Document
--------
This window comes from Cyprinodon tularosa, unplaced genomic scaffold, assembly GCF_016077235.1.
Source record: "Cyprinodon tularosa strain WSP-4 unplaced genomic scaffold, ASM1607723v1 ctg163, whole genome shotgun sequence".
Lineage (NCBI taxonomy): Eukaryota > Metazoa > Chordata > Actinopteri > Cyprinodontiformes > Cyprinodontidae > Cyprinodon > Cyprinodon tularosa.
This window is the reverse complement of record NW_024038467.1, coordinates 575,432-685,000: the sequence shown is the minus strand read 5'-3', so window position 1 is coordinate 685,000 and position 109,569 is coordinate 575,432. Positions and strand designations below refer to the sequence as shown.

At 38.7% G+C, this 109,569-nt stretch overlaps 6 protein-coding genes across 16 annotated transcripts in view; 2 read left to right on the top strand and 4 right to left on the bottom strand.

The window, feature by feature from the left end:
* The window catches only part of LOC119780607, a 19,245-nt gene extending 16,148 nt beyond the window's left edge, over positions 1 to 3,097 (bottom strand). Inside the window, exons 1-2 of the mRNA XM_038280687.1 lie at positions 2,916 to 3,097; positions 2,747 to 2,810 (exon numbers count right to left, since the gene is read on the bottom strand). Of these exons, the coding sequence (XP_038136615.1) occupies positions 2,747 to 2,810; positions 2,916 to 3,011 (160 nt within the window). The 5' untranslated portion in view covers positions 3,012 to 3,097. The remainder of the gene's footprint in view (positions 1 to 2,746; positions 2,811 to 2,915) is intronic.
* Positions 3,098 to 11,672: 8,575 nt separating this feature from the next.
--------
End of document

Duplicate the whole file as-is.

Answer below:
This window comes from Cyprinodon tularosa, unplaced genomic scaffold, assembly GCF_016077235.1.
Source record: "Cyprinodon tularosa strain WSP-4 unplaced genomic scaffold, ASM1607723v1 ctg163, whole genome shotgun sequence".
Lineage (NCBI taxonomy): Eukaryota > Metazoa > Chordata > Actinopteri > Cyprinodontiformes > Cyprinodontidae > Cyprinodon > Cyprinodon tularosa.
This window is the reverse complement of record NW_024038467.1, coordinates 575,432-685,000: the sequence shown is the minus strand read 5'-3', so window position 1 is coordinate 685,000 and position 109,569 is coordinate 575,432. Positions and strand designations below refer to the sequence as shown.

At 38.7% G+C, this 109,569-nt stretch overlaps 6 protein-coding genes across 16 annotated transcripts in view; 2 read left to right on the top strand and 4 right to left on the bottom strand.

The window, feature by feature from the left end:
* The window catches only part of LOC119780607, a 19,245-nt gene extending 16,148 nt beyond the window's left edge, over positions 1 to 3,097 (bottom strand). Inside the window, exons 1-2 of the mRNA XM_038280687.1 lie at positions 2,916 to 3,097; positions 2,747 to 2,810 (exon numbers count right to left, since the gene is read on the bottom strand). Of these exons, the coding sequence (XP_038136615.1) occupies positions 2,747 to 2,810; positions 2,916 to 3,011 (160 nt within the window). The 5' untranslated portion in view covers positions 3,012 to 3,097. The remainder of the gene's footprint in view (positions 1 to 2,746; positions 2,811 to 2,915) is intronic.
* Positions 3,098 to 11,672: 8,575 nt separating this feature from the next.